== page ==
One thing that people say about me sometimes is that I’m a wise and skilled person. I’ve sought out wisdom, picked up abilities, and honed my crafts. I do well in seminary, get good grades, and people consider me a very able person. There’s no question that abilities and wisdom can be helpful in ministry.
But the Bible urges us to have a different perspective on such things. Paul writes in 1 Corinthians:
20Where is the wise man? Where is the scholar? Where is the philosopher of this age? Has not God made foolish the wisdom of the world? 21For since in the wisdom of God the world through its wisdom did not know him, God was pleased through the foolishness of what was preached to save those who believe. 22Jews demand miraculous signs and Greeks look for wisdom, 23but we preach Christ crucified: a stumbling block to Jews and foolishness to Gentiles, 24but to those whom God has called, both Jews and Greeks, Christ the power of God and the wisdom of God. 25For the foolishness of God is wiser than man’s wisdom, and the weakness of God is stronger than man’s strength. -1 Corinthians 1:20-24
He urges us to consider all worldly wisdom as foolish, compared to God’s wisdom. He goes even further:
1When I came to you, brothers, I did not come with eloquence or superior wisdom as I proclaimed to you the testimony about God. 2For I resolved to know nothing while I was with you except Jesus Christ and him crucified. 3I came to you in weakness and fear, and with much trembling. 4My message and my preaching were not with wise and persuasive words, but with a demonstration of the Spirit’s power, 5so that your faith might not rest on men’s wisdom, but on God’s power. –1 Corinthians 2:1-5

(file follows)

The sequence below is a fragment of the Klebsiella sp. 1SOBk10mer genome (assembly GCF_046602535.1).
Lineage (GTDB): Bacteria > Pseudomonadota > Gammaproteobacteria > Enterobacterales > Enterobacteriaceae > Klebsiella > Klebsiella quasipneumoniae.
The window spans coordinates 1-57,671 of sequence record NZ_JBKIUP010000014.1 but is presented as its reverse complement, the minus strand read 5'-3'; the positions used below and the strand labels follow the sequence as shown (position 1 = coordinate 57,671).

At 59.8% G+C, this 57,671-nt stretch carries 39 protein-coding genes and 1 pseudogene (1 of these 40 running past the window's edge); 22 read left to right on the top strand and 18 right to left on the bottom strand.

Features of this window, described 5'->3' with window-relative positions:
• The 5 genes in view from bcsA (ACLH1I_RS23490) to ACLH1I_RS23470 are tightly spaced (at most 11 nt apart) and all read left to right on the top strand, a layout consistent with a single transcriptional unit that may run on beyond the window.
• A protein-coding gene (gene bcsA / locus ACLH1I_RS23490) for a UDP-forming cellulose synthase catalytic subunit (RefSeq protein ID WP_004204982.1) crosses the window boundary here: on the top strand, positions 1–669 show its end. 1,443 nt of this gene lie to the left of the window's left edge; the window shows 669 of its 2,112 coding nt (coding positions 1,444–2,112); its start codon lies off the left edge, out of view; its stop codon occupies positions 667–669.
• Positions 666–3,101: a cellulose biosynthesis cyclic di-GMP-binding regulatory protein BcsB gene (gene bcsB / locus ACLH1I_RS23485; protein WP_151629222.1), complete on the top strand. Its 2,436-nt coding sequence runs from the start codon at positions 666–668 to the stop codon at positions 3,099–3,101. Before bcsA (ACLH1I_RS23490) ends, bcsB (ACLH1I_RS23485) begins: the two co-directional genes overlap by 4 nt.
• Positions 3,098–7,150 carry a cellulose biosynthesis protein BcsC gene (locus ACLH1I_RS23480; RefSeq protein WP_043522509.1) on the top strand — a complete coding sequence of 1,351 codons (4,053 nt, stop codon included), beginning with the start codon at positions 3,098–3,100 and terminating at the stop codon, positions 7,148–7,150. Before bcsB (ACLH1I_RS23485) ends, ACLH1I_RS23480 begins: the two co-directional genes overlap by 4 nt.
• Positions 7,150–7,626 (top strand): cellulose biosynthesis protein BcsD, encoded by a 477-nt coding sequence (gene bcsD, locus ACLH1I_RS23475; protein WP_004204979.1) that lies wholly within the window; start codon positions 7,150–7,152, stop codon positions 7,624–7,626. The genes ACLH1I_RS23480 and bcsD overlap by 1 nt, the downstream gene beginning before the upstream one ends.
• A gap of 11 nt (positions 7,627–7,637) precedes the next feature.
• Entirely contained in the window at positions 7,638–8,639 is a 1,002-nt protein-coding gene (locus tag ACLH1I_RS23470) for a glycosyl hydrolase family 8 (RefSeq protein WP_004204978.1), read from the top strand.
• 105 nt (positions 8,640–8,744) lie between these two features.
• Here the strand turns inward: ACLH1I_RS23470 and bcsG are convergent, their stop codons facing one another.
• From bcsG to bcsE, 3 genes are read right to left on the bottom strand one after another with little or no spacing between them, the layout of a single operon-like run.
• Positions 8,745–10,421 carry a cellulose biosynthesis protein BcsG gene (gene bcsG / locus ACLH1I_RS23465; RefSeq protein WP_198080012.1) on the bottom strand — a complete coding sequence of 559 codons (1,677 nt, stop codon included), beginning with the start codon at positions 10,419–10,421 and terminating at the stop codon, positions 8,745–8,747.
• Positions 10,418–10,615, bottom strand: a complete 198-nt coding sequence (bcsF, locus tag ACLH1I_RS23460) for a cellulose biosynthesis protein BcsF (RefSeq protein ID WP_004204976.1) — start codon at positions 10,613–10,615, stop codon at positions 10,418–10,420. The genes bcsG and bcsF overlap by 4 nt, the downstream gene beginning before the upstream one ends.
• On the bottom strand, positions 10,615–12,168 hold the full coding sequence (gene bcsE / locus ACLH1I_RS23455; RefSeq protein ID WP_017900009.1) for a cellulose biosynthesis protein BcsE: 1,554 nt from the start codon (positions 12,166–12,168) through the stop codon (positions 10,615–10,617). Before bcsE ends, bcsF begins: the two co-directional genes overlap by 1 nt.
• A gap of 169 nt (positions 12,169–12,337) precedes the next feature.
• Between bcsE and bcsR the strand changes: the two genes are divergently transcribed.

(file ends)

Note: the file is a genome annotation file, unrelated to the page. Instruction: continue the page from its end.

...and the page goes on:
Paul says that he refrained from learning how to speak well, purposely shied away from picking up skills, in order to make sure that his message can be attributed to God. He made his priority to know Jesus Christ, especially in his crucifixion, the most important event in history. It is God’s power that makes ministry effective–this comes from knowing Him, not from picking up abilities.
Will I be known as someone who is a skilled minister, or someone who knows and loves Jesus? I am challenged to pursue the latter. That’s what will make ministry powerful. That’s the kind of testimony I want to have.